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Casting Dark Shadows on His All-American Image

Movies* Bill Paxton sheds his regular-guy persona in the thriller 'Frailty,' which the actor also directed.

April 12, 2002|ELLEN BASKIN | SPECIAL TO THE TIMES

In his various film roles, Bill Paxton often seems to be in over his head, whether battling nature (and estranged wife Helen Hunt) in "Twister" (1996), trying to untangle the complications of "A Simple Plan" (1998) or bottoming out as a doomed submarine captain in 2000's "U-571."

Paxton is often cast as the average guy caught up in larger-than-life circumstances beyond his control, and in "Frailty," which opens today, he ups the ante: In addition to starring in the psychological thriller, Paxton directed the film. He's been making short films since his high school days in Fort Worth, Texas, but "Frailty" is Paxton's first time at the helm of a feature, and it's a daunting project, a grisly Southern Gothic tale of murder, faith and family ties.

The story opens in the present, when Fenton Meiks (Matthew McConaughey) shows up at FBI headquarters and announces that he can identify an elusive serial killer. The story unfolds in flashbacks to 1979, when young Fenton (Matt O'Leary) and his brother Adam (Jeremy Sumpter) are being raised by their widowed father (Paxton). One night he announces to his sons that an angel has appeared to him with the news that it is his holy mission to destroy "demons" who are walking the earth as ordinary men and women. The three Meiks men must find the "demons" and kill them.

When he first read the script, Paxton says, "it really scared me. I also thought it could be another great character role for me, but I was a little afraid that whoever was going to direct this movie might want to make it sensational and shocking. The movie is disturbing, it's intense, and I decided I didn't want to let somebody else direct me in it."

Since making his screen debut in 1975 with one line in "Crazy Mama," Paxton, 46, has appeared in more than 50 films. He's worked with some of Hollywood's most acclaimed directors, including this year's Oscar winner, Ron Howard (Paxton co-starred in 1995's "Apollo 13"). And he's been in four of James Cameron's films, including box office behemoth "Titanic" (1997), in which he played the skipper of the search vessel that unearthed artifacts from the sunken ocean liner. Of his close ties to Cameron, Paxton jokes, "I'm part of his Mercury Players," referring to Orson Welles' legendary radio and film troupe. "I've always seen Jim as kind of my big brother, even though we're exactly the same age."

Shortly before "Frailty" was to begin filming, Paxton saw Cameron and asked for his advice. "He put it as a question," Paxton recalls. "'What's the most important thing for a film director to do?' Jim asked. 'Make it happen.'" Paxton made it happen for "Frailty" in late 2000, shooting on an $11-million budget with suburban Southern California locations standing in for rural east Texas. Terrible things happen during the story, but much of the violence occurs just off-screen. "I thought the only way to make this movie would be to do it the way someone like Hitchcock would have done it, back in the day where you didn't show" violence, Paxton says. "It was always the sleight of the hand, the trick of the eye. You thought you saw something, but you really didn't, which I thought would be more powerful."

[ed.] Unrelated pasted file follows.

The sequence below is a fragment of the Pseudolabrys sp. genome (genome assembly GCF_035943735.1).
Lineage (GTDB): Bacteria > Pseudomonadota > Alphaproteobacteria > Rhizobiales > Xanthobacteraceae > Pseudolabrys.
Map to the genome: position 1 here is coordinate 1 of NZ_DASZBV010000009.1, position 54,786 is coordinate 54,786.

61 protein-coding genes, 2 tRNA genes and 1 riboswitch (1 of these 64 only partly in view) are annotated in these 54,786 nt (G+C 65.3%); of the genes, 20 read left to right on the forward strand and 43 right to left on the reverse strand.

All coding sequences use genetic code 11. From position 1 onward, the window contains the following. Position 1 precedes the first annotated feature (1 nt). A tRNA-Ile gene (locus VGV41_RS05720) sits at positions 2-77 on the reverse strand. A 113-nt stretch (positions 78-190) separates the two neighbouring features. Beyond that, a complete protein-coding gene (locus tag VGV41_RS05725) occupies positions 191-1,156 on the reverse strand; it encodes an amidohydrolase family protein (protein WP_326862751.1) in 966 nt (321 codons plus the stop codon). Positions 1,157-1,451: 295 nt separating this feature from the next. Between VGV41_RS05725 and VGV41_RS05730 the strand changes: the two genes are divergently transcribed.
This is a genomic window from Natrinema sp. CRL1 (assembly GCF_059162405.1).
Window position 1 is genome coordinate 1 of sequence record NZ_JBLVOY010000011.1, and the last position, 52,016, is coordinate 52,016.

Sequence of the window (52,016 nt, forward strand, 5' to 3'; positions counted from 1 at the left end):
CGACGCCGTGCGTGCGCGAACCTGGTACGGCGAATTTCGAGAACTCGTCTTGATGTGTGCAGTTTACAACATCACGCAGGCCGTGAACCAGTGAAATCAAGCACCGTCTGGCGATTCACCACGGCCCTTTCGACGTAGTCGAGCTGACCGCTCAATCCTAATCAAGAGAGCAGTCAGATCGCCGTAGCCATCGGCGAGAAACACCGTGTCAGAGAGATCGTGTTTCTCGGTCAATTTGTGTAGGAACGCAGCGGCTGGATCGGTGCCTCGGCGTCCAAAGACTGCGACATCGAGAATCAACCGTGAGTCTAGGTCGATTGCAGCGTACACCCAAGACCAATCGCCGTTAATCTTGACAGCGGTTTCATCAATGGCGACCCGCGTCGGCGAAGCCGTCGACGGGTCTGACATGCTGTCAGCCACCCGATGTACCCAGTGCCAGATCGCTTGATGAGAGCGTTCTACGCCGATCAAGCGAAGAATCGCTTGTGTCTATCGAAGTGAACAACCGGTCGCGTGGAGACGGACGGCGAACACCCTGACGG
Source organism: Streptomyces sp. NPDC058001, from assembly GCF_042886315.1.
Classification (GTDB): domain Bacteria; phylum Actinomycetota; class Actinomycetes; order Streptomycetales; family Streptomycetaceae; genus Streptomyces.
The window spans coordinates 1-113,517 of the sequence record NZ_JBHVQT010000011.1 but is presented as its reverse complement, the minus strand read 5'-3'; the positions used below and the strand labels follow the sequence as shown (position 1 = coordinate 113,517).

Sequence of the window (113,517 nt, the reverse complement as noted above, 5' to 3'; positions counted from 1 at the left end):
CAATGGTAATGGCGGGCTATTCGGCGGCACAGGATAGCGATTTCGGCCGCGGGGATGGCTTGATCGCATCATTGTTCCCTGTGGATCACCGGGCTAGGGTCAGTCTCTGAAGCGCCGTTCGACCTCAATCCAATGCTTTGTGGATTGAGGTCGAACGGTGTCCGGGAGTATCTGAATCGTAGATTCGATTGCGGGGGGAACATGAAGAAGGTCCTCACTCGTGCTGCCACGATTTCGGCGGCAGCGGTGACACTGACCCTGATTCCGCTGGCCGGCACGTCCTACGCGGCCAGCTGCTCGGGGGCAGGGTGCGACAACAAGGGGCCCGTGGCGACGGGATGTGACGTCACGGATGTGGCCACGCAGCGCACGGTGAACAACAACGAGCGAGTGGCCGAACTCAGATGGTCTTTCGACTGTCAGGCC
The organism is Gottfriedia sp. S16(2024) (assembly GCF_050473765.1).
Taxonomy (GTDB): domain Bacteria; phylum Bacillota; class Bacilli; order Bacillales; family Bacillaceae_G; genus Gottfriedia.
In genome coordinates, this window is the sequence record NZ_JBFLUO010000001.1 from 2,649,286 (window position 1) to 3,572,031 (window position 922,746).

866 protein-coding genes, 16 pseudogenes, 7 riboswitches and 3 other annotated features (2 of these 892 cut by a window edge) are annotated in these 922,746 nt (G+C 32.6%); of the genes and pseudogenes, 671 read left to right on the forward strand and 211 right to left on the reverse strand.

In discussing "Frailty," Paxton repeatedly peppers his talk with film references, noting the noir classics of the 1940s and 1950s and the horror films he enjoyed as a child. When asked about exposing the children cast in his film to the deadly goings-on, Paxton quotes Lillian Gish from "The Night of the Hunter" (1955): "It's a hard world for little things."

On the set, Paxton took great care that his young actors were never overwhelmed by the gruesome events they were being called on to witness in character. "That was a little uncomfortable," admits Paxton, who has two young children of his own. "But to me, the innocence of these boys was the nitroglycerin of the script, what gave it its power punch." Paxton deliberately kept things light when the camera wasn't rolling. And, he believes, "kids are much farther down the road than [adults] are. They have a clear way of seeing what's real and what's not."

Paxton spoke at length with the parents of the two boys who play pivotal roles in the flashback sequences.

"He called my mom, and she was a little concerned about how the film would affect me," relates Matt O'Leary, whose haunting performance as the adolescent Fenton Meiks lies at the emotional core of "Frailty." "My mom and my dad got together with Bill, and they all came to the conclusion that I'm mature enough--and I know it's just a movie."

The 14-year-old, who will appear next in "Spy Kids 2," thoughtfully observes of his work as the troubled Fenton that "when you're an adult, you have a lot more experiences and emotions to pull from. But when you're a kid, you have an open mind to mimic that emotion."

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